The songwriting duo known as These Curious Thoughts is a Trans-Atlantic collaboration between Sean Dunlop and Jamie Radford from Detroit and London, respectively. The two met through a musician’s web site and the nature of their international friendship and work together began in earnest. Radford pens lyrics, which are then emailed to Dunlop’s home studio where the music is ironed out. Think of a digital version of how The Postal Service came together. Their fifth track under their working name, What is it, and how did it get in there, is a five-track dynamo of high-octane Alt/Indie songs.
The slightly autobiographically named “Lead Balloon” opens the EP with jangle electric guitar melody, a steady line of bass thumps and accordion fills. Electric alongside the lyrical delivery are the main drivers of this track and were all the tracks not available for individual download (they are) this would surely emerge as the frontrunner for album single. The keys-driven “Because She is Love” opens demurely to key and vocal tandem before surrendering to the full instrumentation at around the midpoint. A bit of ready-made information reveals this one to be a love-based rocker written for Radford’s wife. The rock element leads this one on through to a key, bass and percussion outro. “John Wayne” is perhaps the most interesting track on the album and highlights Radford’s occasional penchant for eclectic lyrical matter. Within the bounds of the songs, we see the Hollywood namesake as brother to Batman (Bruce Wayne). Again, once you get past the fictional nature of the track the musicality plays out in and equally eclectic pace with slight instrumentation in the background. Melodic electric picking and soaring riff lead this one through to the track culmination.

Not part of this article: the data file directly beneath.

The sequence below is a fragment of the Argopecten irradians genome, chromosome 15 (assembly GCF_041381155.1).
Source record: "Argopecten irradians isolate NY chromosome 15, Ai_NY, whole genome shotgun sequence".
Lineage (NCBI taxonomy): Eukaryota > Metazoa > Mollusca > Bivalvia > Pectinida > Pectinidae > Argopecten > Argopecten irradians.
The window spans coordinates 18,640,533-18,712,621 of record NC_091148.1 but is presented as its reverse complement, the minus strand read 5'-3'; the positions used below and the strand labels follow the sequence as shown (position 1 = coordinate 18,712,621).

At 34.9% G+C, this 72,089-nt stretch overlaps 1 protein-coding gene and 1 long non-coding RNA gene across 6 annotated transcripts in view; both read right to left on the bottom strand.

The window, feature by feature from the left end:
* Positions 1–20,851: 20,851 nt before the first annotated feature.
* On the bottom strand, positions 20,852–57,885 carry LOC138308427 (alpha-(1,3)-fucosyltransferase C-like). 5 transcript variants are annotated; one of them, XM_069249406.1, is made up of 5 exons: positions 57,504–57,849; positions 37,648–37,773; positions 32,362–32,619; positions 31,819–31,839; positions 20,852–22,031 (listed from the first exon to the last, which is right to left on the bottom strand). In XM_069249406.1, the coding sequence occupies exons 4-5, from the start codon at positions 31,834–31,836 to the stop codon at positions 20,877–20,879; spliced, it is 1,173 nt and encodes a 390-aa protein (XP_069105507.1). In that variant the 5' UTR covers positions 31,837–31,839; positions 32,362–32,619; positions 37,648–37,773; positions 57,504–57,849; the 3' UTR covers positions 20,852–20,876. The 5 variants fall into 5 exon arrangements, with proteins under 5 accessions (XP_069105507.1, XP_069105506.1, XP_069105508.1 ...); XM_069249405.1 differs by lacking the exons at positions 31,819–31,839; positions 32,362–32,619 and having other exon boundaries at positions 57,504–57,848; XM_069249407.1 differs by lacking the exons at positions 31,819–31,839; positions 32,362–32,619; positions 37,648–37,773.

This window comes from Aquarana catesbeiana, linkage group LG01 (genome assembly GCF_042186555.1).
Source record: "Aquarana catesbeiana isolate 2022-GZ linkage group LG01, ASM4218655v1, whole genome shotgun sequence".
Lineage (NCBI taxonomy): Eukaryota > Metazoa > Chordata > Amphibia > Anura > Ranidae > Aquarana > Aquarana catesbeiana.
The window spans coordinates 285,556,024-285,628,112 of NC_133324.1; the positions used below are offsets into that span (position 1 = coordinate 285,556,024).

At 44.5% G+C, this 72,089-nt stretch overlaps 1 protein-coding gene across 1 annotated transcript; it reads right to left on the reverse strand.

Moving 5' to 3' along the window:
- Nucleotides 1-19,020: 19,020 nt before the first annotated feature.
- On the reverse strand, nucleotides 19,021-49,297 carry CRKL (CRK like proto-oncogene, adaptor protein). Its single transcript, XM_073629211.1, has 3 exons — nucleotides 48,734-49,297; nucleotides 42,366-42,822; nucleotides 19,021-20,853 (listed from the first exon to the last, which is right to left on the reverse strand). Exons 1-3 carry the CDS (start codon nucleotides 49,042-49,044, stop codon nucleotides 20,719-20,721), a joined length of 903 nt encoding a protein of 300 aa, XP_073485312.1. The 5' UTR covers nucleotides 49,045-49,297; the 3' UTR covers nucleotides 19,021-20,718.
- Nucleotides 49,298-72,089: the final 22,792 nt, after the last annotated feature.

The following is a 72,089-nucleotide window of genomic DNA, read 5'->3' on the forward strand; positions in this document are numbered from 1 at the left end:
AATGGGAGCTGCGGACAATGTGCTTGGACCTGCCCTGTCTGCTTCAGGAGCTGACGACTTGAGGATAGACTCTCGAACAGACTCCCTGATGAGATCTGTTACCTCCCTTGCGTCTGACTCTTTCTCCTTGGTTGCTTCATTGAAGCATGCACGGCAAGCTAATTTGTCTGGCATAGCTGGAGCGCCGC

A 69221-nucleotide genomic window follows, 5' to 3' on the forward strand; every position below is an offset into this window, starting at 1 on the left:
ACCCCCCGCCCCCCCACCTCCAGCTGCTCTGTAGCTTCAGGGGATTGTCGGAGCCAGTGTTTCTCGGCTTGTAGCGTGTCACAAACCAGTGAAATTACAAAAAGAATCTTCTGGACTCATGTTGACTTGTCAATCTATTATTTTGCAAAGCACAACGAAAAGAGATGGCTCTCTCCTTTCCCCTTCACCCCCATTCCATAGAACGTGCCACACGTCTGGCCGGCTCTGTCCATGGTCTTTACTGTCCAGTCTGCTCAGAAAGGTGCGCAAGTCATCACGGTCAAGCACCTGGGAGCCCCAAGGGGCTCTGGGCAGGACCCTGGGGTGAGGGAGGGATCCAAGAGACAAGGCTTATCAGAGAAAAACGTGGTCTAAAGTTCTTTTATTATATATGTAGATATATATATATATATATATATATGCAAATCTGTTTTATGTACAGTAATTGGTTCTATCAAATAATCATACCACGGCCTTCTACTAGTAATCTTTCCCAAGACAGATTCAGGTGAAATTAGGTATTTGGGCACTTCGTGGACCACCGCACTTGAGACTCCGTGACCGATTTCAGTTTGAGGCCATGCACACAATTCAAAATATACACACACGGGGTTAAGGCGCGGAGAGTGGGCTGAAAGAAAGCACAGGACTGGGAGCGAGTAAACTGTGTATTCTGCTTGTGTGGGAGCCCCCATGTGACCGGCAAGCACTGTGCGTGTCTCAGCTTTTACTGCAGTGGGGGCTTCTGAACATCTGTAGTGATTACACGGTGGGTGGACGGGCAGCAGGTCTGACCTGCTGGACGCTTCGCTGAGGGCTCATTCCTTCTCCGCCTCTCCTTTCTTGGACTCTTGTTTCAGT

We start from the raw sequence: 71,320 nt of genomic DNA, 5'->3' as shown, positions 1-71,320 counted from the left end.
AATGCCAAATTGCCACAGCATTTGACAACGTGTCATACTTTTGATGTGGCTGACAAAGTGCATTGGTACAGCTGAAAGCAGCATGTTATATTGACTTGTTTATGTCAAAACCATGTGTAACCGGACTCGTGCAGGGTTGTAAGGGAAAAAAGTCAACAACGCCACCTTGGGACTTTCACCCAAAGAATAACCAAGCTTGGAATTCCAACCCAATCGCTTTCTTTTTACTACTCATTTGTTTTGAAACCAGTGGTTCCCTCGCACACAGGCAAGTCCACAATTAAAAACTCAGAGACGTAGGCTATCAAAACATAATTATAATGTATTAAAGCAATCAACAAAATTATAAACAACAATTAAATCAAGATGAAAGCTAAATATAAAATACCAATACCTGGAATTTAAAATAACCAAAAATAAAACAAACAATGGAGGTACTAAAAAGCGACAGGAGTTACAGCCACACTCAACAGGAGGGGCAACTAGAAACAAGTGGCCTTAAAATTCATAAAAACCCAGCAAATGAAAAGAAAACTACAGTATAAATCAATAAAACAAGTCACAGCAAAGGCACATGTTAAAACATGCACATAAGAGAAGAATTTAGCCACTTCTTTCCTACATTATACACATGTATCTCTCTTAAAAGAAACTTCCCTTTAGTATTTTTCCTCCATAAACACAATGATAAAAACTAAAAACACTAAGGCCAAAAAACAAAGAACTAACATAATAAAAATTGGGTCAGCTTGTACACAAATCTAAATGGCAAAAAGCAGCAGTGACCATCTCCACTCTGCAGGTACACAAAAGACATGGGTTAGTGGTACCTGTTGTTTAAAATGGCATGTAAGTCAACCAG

These Curious Thoughts remind me a lot of The Postal Service. Not only through the genesis of their music but across several different facets. They certainly have an original sound and enough nuanced idiosyncrasies to make them stand alone even with the broad scope of the genre I would place them in. The musicality is simplistic enough to not muddle said sound, but allows the dup to play to their individual strengths and then bring them together in one final project. I like this one.